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Mortgage holders cut back on other debts


Alliance and Leicester have found from a new study that people with mortgages have been cutting back on debts including credit cards and putting less money aside for savings.

The new report shows that the last five increases in the interest rate has meant borrowers are using more of the household income to pay for their mortgage hence other areas suffering.

Savings in Britain has reached an all time low with people just saving 2.1 percent of their incomes in the first quarter.  This number has increased in the second quarter to 3.1 percent but this is still half of the 10 year average of 6 percent.

The savings wealth is increasing for those without any borrowings and for those with a mortgage; they are just getting further and further behind the national average.

Figures from January 2006 show that the average savings of a household with a mortgage stood at two-thirds of a household with no mortgage to pay, but this figure is now down to less than a half.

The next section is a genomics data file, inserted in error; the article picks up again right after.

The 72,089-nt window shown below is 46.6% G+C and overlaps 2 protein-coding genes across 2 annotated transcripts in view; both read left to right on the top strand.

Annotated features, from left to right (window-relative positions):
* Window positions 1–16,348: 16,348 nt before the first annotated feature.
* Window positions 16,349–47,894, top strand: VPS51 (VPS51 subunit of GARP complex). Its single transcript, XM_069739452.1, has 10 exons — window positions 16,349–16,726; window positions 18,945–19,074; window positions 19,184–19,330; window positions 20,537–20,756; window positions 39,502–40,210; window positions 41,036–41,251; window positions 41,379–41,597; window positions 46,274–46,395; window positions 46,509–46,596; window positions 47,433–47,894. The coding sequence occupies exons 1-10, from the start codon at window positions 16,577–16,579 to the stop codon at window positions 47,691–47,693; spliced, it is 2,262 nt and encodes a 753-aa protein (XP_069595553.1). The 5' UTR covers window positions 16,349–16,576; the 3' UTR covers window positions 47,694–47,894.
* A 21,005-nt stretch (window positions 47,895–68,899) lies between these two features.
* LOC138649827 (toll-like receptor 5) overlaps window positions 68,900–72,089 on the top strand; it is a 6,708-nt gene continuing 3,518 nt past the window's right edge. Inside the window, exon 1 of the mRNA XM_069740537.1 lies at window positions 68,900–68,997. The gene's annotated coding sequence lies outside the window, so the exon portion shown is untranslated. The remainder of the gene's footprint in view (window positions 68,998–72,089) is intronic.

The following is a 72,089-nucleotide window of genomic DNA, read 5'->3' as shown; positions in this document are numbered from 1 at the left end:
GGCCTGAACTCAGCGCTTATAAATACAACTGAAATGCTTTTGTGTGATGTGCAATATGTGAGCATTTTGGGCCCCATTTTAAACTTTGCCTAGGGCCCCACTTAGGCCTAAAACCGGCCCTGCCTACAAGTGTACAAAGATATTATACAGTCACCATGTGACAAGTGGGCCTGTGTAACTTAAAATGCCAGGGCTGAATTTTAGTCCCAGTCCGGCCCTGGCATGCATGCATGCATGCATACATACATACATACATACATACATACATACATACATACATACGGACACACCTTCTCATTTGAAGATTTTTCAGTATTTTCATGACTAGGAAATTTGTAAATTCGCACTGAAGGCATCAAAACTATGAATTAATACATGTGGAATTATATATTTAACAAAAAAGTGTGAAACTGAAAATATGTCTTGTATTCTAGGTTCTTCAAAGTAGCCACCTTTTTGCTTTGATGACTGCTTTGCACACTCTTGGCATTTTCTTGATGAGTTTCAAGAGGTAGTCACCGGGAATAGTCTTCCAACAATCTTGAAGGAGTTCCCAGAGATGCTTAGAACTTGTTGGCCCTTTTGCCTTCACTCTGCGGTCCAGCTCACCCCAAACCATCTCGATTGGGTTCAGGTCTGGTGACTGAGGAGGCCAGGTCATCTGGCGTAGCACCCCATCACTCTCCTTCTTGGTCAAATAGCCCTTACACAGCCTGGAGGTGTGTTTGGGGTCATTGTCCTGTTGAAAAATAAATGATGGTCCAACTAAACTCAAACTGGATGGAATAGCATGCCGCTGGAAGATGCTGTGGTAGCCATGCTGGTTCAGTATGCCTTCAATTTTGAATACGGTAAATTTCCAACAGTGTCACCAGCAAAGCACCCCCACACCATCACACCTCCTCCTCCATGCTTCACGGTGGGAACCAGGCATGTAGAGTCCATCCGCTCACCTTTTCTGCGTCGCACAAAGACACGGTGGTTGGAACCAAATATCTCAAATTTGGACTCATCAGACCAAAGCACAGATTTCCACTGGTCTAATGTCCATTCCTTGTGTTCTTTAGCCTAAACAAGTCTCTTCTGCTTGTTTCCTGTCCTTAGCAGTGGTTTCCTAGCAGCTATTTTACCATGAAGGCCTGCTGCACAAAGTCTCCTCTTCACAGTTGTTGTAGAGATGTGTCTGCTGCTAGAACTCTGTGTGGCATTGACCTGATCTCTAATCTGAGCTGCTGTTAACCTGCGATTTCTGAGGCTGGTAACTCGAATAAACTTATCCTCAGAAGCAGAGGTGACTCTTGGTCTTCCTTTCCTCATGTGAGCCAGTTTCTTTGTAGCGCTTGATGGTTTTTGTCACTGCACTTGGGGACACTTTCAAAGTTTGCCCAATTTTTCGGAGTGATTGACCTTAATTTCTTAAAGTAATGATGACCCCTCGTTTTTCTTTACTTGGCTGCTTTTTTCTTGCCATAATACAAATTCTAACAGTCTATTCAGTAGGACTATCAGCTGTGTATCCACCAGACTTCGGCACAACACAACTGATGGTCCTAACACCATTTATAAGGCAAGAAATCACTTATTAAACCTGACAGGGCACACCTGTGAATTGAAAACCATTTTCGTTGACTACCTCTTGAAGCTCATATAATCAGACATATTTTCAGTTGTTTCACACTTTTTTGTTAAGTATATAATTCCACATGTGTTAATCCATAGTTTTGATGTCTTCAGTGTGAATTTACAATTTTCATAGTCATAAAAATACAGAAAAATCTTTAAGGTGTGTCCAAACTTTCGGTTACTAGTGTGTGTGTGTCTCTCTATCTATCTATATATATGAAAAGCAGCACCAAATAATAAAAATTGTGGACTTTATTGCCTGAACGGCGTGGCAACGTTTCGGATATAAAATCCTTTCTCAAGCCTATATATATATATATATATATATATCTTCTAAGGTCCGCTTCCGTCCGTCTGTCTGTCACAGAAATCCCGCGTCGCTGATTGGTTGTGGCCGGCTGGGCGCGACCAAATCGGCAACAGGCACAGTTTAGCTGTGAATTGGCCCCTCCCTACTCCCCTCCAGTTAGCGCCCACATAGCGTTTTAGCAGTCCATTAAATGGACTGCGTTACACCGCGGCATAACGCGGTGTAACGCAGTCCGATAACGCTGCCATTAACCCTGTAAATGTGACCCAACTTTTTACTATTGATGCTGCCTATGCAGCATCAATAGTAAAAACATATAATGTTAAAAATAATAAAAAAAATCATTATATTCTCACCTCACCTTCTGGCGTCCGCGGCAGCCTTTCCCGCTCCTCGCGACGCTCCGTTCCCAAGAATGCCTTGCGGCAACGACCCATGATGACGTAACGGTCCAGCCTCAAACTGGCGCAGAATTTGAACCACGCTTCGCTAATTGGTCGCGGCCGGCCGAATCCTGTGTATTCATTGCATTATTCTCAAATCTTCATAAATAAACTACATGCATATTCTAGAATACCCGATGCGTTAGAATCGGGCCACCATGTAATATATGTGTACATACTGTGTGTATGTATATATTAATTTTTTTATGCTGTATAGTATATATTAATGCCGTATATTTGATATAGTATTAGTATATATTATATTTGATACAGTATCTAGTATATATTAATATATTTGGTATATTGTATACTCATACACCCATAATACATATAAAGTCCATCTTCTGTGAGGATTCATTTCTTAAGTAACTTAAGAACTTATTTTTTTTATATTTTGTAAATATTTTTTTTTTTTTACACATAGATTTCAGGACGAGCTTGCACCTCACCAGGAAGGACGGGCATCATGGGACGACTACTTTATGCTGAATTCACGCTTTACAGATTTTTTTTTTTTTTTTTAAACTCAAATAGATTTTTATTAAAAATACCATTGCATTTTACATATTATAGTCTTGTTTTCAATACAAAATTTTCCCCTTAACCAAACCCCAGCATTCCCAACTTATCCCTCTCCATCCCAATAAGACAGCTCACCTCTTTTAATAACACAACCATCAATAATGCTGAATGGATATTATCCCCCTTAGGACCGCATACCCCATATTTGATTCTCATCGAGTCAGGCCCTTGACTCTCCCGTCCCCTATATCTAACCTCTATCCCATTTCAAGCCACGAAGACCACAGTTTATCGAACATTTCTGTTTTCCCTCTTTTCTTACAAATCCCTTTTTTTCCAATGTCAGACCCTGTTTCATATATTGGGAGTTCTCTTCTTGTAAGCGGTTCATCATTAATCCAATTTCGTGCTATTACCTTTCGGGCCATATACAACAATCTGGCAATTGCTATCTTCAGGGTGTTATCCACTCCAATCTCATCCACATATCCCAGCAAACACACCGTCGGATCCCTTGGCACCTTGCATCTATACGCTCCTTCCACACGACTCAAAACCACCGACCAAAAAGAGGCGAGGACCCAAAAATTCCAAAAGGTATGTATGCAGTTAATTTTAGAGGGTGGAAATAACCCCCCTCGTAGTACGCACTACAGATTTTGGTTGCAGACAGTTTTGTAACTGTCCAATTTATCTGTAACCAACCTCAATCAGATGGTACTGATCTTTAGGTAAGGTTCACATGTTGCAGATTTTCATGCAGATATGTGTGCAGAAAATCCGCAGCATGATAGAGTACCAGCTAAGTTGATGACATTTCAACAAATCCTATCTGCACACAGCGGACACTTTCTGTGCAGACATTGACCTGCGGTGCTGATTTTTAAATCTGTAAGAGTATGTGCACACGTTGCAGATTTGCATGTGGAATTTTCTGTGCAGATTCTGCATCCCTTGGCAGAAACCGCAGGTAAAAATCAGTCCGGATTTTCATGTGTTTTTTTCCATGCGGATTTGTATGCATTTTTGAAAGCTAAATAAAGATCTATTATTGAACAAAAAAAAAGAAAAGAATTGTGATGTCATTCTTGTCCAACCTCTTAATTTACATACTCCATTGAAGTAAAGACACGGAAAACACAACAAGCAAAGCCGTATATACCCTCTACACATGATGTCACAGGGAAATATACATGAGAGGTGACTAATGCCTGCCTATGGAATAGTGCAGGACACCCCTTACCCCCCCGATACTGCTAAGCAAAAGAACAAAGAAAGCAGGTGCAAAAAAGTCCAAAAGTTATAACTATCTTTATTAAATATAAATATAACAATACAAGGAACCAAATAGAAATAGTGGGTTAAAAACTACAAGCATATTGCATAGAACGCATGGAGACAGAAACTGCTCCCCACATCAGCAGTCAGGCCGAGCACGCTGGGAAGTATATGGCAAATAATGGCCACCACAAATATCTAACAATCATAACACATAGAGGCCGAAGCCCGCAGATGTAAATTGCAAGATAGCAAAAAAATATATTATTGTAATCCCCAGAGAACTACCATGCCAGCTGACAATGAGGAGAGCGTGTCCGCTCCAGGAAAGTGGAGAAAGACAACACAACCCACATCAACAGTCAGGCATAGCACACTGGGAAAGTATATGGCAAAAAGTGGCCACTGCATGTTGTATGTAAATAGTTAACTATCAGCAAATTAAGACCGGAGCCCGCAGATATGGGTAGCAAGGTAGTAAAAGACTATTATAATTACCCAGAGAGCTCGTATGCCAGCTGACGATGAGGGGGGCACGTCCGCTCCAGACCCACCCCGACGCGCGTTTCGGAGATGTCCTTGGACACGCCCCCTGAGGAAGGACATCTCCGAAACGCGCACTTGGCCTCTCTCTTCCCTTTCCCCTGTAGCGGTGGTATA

This report also shows that less people now plan to buy a first time home, increase their mortgage or move into a larger property.

Director of strategic planning at A&L, Sean Murphy, says: “Families are cutting back on their borrowing and their saving to help ensure they can afford higher mortgage and other household bills. 

The continued growth in mortgage borrowing masked a big change in the behavior of mortgage borrowers in other areas of their personal finances as they felt the pressure of higher rates.  With the next move in base rates now seen as more likely to be downwards, this could bring them some welcome comfort.”

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